Hi. I have a small field apple that I collected from a cow pasture to create into a bonsai tree. It doesn’t flower at all so I want to graft crab apple scions onto it to see if they take or not. If they do then I would ultimately remove the field apple branches and allow the crabapple branches to develop.
My question is when is the time to do this? I would think spring but read some stuff online and am now totally confused. Also, is there a width to the scion that is ideal?
Love to know your thoughts.
Thank you for contacting the Toronto Master Gardeners with your question about your interesting crab apple grafting / bonsai project. This grafting is best done in the spring just as growth starts, when the weather has warmed up but it’s not hot yet. The buds on the scion must still be dormant, and the sap in the rootstock just starting to flow. This timing means that after grafting the scion will start to come out of dormancy as it is exposed to warmer air, and as it does it will have access to the flowing sap in the rootstock, so the graft will start to form immediately and the scion will have less time in which to dry out. In Toronto the ideal time for this grafting would be late April – early May, assuming that we don’t have an abnormally hot spring.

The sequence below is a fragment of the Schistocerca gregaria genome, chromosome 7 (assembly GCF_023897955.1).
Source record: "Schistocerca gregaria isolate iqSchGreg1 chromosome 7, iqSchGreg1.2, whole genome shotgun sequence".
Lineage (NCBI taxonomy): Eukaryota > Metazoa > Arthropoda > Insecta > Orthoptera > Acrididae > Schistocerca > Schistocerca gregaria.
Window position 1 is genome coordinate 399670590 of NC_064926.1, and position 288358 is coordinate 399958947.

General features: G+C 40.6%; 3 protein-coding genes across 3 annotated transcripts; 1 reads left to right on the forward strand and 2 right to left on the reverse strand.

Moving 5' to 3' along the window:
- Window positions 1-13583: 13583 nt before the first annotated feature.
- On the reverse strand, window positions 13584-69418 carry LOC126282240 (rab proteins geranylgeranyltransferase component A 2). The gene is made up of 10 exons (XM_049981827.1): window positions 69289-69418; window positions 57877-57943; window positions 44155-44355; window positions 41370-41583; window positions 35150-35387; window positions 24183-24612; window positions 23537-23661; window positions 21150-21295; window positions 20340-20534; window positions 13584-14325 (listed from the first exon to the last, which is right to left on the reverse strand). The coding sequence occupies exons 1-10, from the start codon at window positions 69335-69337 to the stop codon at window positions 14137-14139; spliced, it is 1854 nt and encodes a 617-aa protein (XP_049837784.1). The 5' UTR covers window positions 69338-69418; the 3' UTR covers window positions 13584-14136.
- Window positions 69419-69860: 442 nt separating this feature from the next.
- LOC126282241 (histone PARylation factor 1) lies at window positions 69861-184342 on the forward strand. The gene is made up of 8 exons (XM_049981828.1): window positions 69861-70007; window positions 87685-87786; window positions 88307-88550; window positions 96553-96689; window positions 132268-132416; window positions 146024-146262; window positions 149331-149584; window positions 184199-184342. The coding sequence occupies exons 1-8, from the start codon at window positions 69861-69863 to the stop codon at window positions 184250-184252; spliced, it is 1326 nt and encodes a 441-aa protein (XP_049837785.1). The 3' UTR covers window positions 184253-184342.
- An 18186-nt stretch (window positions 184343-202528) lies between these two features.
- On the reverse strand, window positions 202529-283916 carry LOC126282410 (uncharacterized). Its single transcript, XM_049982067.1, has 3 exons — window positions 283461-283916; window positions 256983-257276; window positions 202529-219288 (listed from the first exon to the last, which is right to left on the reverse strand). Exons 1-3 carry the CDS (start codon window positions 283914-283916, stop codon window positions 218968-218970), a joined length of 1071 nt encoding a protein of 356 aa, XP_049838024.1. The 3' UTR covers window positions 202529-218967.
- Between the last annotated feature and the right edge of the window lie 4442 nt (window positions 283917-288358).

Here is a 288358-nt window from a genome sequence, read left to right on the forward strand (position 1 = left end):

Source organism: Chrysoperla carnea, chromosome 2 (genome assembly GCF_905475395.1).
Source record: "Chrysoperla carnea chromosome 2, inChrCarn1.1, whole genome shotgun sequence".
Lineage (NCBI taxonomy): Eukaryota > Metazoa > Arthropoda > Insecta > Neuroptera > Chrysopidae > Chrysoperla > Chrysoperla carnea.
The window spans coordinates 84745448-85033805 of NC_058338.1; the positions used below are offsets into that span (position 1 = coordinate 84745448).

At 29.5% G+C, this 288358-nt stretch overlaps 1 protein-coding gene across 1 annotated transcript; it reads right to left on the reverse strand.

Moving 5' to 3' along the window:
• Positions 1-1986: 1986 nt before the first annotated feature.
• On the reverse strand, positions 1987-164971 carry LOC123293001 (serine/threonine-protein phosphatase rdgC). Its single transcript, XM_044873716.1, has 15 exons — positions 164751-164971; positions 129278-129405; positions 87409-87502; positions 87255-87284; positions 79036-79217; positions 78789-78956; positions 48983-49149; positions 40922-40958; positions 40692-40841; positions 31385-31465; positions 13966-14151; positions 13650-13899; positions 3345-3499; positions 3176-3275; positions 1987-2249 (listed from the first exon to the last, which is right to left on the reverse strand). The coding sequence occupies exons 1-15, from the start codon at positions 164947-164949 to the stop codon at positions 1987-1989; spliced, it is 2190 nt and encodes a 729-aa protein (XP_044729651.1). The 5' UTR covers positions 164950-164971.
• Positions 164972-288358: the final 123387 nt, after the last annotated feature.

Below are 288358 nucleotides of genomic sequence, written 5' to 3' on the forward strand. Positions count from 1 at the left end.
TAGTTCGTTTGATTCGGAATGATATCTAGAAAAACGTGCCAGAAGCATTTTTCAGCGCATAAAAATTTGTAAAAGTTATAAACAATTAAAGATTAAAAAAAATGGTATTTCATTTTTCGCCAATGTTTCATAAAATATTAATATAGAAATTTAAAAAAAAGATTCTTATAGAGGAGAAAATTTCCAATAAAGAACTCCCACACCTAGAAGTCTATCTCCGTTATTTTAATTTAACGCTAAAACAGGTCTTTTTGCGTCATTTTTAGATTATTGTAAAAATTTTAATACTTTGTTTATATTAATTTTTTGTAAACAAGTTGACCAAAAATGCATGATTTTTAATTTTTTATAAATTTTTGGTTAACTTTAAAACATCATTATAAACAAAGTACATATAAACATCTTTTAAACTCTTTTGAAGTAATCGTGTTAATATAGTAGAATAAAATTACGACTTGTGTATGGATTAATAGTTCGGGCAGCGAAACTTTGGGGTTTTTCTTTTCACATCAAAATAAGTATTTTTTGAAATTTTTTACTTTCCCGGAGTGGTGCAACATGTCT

It is important that the buds on the scion still be dormant when this grafting is done. Typically the scions are collected in Feb – early March in our climate, then put in a large polyethylene bag with a slightly damp paper towel or wood shavings or sphagnum moss, and stored in a refrigerator at normal refrigerator temperature for 1-2 months before grafting. Note that storing the scions with apples should be avoided since apples emit ethylene gas that can damage them. Scions are usually about 12-18” long and about the same diameter as the rootstock (usually about the diameter of a pencil). They should be year-old wood with vegetative not floral buds.
Here is a link to a website from the University of Missouri with information about collecting scions :
Here is a link from the Ontario Ministry of Agriculture, Food and Rural Affairs with information about different grafting techniques that might be helpful :
Good luck with your grafting !